Advertisements for skin whitening creams reveal the Eurocentric view of beauty in American society and the privilege connected with fair skin. One of the aims of the Black Arts Movement (sister to the Black Power Movement) was to eliminate the idea that African American features (skin color, hair, and facial structure) are innately unattractive and valueless.
The above advertisement depicts the face of an African American woman. This woman has sleek, black, chin-length hair, which is smooth and straight with a slight curl at the ends. The woman has shapely eyebrows, a thin nose, full lips, and large eyes. Her makeup serves to accentuate these facial features—red lipstick enhances the fullness of her lips while mascara and eyeliner draw attention to her large, dark eyes.
The woman’s face in the advertisement is split down the middle. On the left side, her complexion is darker—typical of an African American woman. On the right, the woman’s complexion is much lighter and she could almost “pass” for being white. On either side of the divide, the woman’s features are identical; skin color is the only feature that is changed. The text for the advertisement reads, “Lucky Brown Instant Brown Brighten Cream.”
The woman of this Lucky Brown advertisement would be considered attractive by Western standards, which essentially means her features are Eurocentric, and thus, beautiful; White features are the ideal (from a systematic standpoint). Although this woman is not actually White, she is the “right type” of Blackness to be considered attractive; this advertisement says Black women can be beautiful if they’re a particular kind of Black woman (i.e. one who subscribes to Eurocentric beauty ideals of smooth, straight hair, narrow nose, and lighter skin). With bleaching cream, this woman’s skin will still be considered Black but it’s no longer “too dark.”
Advertisements do not exist in a vacuum; they are cultural products and reflect cultural values. The message of this ad is that a fair complexion is equated with beauty and privilege (social mobility, economic success, better marriage prospects, etc.). African American women (individually and collectively) face enormous pressure to fit that beauty mold. Like the politics of hair, skin-bleaching is a practice pressuring minority women to be more White. All in all, these politics of beauty exclude or alter the Black body and culture.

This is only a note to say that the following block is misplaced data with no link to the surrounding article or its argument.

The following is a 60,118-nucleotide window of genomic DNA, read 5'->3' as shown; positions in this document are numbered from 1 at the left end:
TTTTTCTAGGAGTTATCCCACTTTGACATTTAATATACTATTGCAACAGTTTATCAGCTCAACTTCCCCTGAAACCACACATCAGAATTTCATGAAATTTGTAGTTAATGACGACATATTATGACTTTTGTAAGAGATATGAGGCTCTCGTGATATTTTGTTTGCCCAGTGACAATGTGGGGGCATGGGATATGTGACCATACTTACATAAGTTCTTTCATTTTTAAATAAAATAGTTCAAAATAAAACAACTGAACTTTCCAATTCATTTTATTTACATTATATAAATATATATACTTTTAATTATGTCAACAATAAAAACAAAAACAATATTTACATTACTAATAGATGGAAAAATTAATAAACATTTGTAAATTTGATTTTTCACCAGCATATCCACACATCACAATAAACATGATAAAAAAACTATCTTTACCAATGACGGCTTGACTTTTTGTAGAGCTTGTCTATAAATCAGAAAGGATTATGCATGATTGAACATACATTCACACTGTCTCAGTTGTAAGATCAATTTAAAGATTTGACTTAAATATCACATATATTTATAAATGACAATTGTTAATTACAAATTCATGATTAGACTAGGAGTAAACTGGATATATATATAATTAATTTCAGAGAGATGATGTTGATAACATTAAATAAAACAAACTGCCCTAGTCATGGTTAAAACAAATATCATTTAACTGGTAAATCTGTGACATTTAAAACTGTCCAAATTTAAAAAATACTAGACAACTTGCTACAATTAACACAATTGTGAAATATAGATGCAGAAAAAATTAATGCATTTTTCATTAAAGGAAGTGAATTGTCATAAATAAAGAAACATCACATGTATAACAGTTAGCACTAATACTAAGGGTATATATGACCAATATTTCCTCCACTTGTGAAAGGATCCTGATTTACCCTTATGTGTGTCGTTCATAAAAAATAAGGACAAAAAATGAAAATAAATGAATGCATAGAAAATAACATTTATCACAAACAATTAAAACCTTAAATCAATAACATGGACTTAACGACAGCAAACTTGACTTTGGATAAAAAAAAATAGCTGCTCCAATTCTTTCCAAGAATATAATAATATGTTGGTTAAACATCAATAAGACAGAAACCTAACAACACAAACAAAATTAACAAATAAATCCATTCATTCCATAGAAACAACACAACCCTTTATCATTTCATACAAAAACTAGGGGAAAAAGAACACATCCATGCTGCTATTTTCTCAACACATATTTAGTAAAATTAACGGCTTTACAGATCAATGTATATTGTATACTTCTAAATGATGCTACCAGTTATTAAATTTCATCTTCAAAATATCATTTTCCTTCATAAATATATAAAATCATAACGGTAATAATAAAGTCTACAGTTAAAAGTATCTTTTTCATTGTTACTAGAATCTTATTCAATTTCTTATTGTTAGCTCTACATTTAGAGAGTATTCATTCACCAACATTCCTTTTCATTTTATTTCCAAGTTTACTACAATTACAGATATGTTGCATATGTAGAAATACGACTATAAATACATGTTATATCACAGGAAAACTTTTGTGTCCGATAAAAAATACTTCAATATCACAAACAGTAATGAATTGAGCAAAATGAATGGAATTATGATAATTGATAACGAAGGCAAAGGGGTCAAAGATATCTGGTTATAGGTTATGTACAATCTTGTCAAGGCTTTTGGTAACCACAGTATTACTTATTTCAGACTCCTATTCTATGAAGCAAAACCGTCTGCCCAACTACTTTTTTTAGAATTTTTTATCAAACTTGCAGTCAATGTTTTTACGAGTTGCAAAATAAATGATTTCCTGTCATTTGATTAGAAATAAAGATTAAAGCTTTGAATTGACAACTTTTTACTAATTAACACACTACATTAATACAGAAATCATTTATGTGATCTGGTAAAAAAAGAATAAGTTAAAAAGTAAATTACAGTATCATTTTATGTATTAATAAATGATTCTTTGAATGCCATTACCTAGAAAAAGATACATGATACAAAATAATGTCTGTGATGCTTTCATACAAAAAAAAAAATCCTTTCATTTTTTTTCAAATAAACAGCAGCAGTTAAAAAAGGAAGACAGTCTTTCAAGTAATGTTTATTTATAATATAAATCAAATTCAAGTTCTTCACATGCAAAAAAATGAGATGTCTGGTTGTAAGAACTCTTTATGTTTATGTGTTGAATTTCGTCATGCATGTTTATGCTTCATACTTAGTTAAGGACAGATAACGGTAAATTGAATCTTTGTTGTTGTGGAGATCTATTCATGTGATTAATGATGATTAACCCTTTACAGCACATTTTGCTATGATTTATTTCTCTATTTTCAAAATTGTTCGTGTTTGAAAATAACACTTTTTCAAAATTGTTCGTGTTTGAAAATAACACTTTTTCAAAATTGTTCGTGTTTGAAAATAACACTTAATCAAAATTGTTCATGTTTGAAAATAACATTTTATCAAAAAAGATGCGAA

The Black Power Movement, while criticized for much of its ideology and practices, was one of the first cultural movements to overtly value Blackness, which flies directly in the face of this advertisement. Challenging the Eurocentric view of beauty in America challenges the whole hierarchy. Ben Ali Lumumba of John Killens’ The Cotillion (1971) understands this and says to his girlfriend Yoruba Lovejoy, “We are never going to be liberated as long as we mimic the white boy’s juju and his cultural symbols” (Killens, 139). Ben Ali recognizes that this conformity is harmful and only functions to instruct minorities: “You don’t need no power. You don’t need no peoplehood. You don’t need to be no nation. You going to be integrated. You going to be just like white folks” (Killens, 140).
The above advertisement for skin-bleaching cream serves to reinforce Eurocentric standards of beauty, while presenting deviant features as ugly; Black Aesthetics, and the notion “Black is Beautiful,” which was an outgrowth of both the Black Arts Movement, was one of the first voices to combat this standard by valuing Blackness.
Lucky Brown Brighten Cream. BlackBettyPosters.com. Web. 21 Mar 2013.
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